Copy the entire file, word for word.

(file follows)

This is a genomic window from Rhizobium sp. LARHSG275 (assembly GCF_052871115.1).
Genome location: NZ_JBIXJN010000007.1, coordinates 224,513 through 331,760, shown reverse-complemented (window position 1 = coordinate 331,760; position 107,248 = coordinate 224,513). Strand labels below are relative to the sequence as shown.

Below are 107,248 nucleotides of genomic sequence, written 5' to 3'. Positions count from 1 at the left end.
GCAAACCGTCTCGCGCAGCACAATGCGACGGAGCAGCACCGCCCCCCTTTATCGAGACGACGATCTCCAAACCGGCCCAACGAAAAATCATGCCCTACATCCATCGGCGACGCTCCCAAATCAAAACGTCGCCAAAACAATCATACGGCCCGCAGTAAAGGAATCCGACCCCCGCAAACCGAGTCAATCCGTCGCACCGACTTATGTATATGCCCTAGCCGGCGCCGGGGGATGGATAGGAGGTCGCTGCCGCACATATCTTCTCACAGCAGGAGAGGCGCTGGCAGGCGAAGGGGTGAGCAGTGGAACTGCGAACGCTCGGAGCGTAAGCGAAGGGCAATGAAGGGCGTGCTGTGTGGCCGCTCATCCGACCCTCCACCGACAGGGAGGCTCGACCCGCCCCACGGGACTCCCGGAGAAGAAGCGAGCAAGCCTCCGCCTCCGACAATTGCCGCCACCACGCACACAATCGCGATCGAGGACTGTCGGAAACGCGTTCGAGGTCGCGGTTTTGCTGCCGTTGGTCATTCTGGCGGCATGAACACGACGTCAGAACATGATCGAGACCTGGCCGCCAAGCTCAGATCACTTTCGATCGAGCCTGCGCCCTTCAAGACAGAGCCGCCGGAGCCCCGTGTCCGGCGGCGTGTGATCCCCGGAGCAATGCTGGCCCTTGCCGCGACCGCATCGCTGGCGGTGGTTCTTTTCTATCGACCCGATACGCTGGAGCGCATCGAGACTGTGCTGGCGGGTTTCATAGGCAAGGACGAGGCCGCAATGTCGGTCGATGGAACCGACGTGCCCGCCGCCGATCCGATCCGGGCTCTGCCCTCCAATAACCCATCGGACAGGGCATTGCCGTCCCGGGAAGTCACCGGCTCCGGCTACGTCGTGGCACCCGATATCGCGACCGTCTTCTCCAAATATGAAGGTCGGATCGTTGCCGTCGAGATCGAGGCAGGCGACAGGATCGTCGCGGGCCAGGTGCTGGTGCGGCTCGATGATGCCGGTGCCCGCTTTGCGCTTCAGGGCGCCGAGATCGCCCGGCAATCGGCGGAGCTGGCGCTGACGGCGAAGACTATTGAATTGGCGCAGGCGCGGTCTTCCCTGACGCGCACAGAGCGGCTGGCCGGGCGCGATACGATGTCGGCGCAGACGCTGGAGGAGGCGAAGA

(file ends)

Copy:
This is a genomic window from Rhizobium sp. LARHSG275 (assembly GCF_052871115.1).
Genome location: NZ_JBIXJN010000007.1, coordinates 224,513 through 331,760, shown reverse-complemented (window position 1 = coordinate 331,760; position 107,248 = coordinate 224,513). Strand labels below are relative to the sequence as shown.

Below are 107,248 nucleotides of genomic sequence, written 5' to 3'. Positions count from 1 at the left end.
GCAAACCGTCTCGCGCAGCACAATGCGACGGAGCAGCACCGCCCCCCTTTATCGAGACGACGATCTCCAAACCGGCCCAACGAAAAATCATGCCCTACATCCATCGGCGACGCTCCCAAATCAAAACGTCGCCAAAACAATCATACGGCCCGCAGTAAAGGAATCCGACCCCCGCAAACCGAGTCAATCCGTCGCACCGACTTATGTATATGCCCTAGCCGGCGCCGGGGGATGGATAGGAGGTCGCTGCCGCACATATCTTCTCACAGCAGGAGAGGCGCTGGCAGGCGAAGGGGTGAGCAGTGGAACTGCGAACGCTCGGAGCGTAAGCGAAGGGCAATGAAGGGCGTGCTGTGTGGCCGCTCATCCGACCCTCCACCGACAGGGAGGCTCGACCCGCCCCACGGGACTCCCGGAGAAGAAGCGAGCAAGCCTCCGCCTCCGACAATTGCCGCCACCACGCACACAATCGCGATCGAGGACTGTCGGAAACGCGTTCGAGGTCGCGGTTTTGCTGCCGTTGGTCATTCTGGCGGCATGAACACGACGTCAGAACATGATCGAGACCTGGCCGCCAAGCTCAGATCACTTTCGATCGAGCCTGCGCCCTTCAAGACAGAGCCGCCGGAGCCCCGTGTCCGGCGGCGTGTGATCCCCGGAGCAATGCTGGCCCTTGCCGCGACCGCATCGCTGGCGGTGGTTCTTTTCTATCGACCCGATACGCTGGAGCGCATCGAGACTGTGCTGGCGGGTTTCATAGGCAAGGACGAGGCCGCAATGTCGGTCGATGGAACCGACGTGCCCGCCGCCGATCCGATCCGGGCTCTGCCCTCCAATAACCCATCGGACAGGGCATTGCCGTCCCGGGAAGTCACCGGCTCCGGCTACGTCGTGGCACCCGATATCGCGACCGTCTTCTCCAAATATGAAGGTCGGATCGTTGCCGTCGAGATCGAGGCAGGCGACAGGATCGTCGCGGGCCAGGTGCTGGTGCGGCTCGATGATGCCGGTGCCCGCTTTGCGCTTCAGGGCGCCGAGATCGCCCGGCAATCGGCGGAGCTGGCGCTGACGGCGAAGACTATTGAATTGGCGCAGGCGCGGTCTTCCCTGACGCGCACAGAGCGGCTGGCCGGGCGCGATACGATGTCGGCGCAGACGCTGGAGGAGGCGAAGA